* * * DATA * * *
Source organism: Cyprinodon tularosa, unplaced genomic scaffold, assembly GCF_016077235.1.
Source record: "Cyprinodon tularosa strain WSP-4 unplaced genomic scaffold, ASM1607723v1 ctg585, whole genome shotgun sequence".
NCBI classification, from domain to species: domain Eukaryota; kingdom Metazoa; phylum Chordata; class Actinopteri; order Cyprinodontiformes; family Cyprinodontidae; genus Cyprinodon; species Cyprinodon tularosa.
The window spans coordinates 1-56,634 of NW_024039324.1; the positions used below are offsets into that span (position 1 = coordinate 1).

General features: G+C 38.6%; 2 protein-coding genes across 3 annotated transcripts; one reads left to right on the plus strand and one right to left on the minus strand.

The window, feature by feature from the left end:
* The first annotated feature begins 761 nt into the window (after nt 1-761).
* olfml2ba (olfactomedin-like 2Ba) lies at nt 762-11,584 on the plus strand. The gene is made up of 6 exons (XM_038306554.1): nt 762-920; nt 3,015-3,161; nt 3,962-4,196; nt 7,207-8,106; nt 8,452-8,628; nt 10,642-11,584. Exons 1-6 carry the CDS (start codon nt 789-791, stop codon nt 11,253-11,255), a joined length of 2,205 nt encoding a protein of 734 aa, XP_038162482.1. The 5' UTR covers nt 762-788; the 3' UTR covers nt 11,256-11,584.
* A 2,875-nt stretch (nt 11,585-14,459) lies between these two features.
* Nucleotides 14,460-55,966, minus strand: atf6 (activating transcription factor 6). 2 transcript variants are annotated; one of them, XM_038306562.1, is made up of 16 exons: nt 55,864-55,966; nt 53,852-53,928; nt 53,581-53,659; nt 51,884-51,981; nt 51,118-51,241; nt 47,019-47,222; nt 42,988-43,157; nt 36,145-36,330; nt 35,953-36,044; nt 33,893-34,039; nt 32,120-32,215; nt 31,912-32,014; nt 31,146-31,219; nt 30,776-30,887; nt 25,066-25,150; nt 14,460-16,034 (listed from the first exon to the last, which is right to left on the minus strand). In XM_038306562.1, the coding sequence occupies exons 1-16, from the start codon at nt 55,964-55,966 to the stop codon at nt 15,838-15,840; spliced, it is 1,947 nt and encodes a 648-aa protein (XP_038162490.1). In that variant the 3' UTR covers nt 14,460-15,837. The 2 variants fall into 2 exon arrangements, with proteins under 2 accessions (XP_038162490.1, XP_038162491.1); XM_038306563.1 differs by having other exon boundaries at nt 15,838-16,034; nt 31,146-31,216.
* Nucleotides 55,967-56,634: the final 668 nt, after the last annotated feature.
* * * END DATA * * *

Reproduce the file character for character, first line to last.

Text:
Source organism: Cyprinodon tularosa, unplaced genomic scaffold, assembly GCF_016077235.1.
Source record: "Cyprinodon tularosa strain WSP-4 unplaced genomic scaffold, ASM1607723v1 ctg585, whole genome shotgun sequence".
NCBI classification, from domain to species: domain Eukaryota; kingdom Metazoa; phylum Chordata; class Actinopteri; order Cyprinodontiformes; family Cyprinodontidae; genus Cyprinodon; species Cyprinodon tularosa.
The window spans coordinates 1-56,634 of NW_024039324.1; the positions used below are offsets into that span (position 1 = coordinate 1).

General features: G+C 38.6%; 2 protein-coding genes across 3 annotated transcripts; one reads left to right on the plus strand and one right to left on the minus strand.

The window, feature by feature from the left end:
* The first annotated feature begins 761 nt into the window (after nt 1-761).
* olfml2ba (olfactomedin-like 2Ba) lies at nt 762-11,584 on the plus strand. The gene is made up of 6 exons (XM_038306554.1): nt 762-920; nt 3,015-3,161; nt 3,962-4,196; nt 7,207-8,106; nt 8,452-8,628; nt 10,642-11,584. Exons 1-6 carry the CDS (start codon nt 789-791, stop codon nt 11,253-11,255), a joined length of 2,205 nt encoding a protein of 734 aa, XP_038162482.1. The 5' UTR covers nt 762-788; the 3' UTR covers nt 11,256-11,584.
* A 2,875-nt stretch (nt 11,585-14,459) lies between these two features.
* Nucleotides 14,460-55,966, minus strand: atf6 (activating transcription factor 6). 2 transcript variants are annotated; one of them, XM_038306562.1, is made up of 16 exons: nt 55,864-55,966; nt 53,852-53,928; nt 53,581-53,659; nt 51,884-51,981; nt 51,118-51,241; nt 47,019-47,222; nt 42,988-43,157; nt 36,145-36,330; nt 35,953-36,044; nt 33,893-34,039; nt 32,120-32,215; nt 31,912-32,014; nt 31,146-31,219; nt 30,776-30,887; nt 25,066-25,150; nt 14,460-16,034 (listed from the first exon to the last, which is right to left on the minus strand). In XM_038306562.1, the coding sequence occupies exons 1-16, from the start codon at nt 55,964-55,966 to the stop codon at nt 15,838-15,840; spliced, it is 1,947 nt and encodes a 648-aa protein (XP_038162490.1). In that variant the 3' UTR covers nt 14,460-15,837. The 2 variants fall into 2 exon arrangements, with proteins under 2 accessions (XP_038162490.1, XP_038162491.1); XM_038306563.1 differs by having other exon boundaries at nt 15,838-16,034; nt 31,146-31,216.
* Nucleotides 55,967-56,634: the final 668 nt, after the last annotated feature.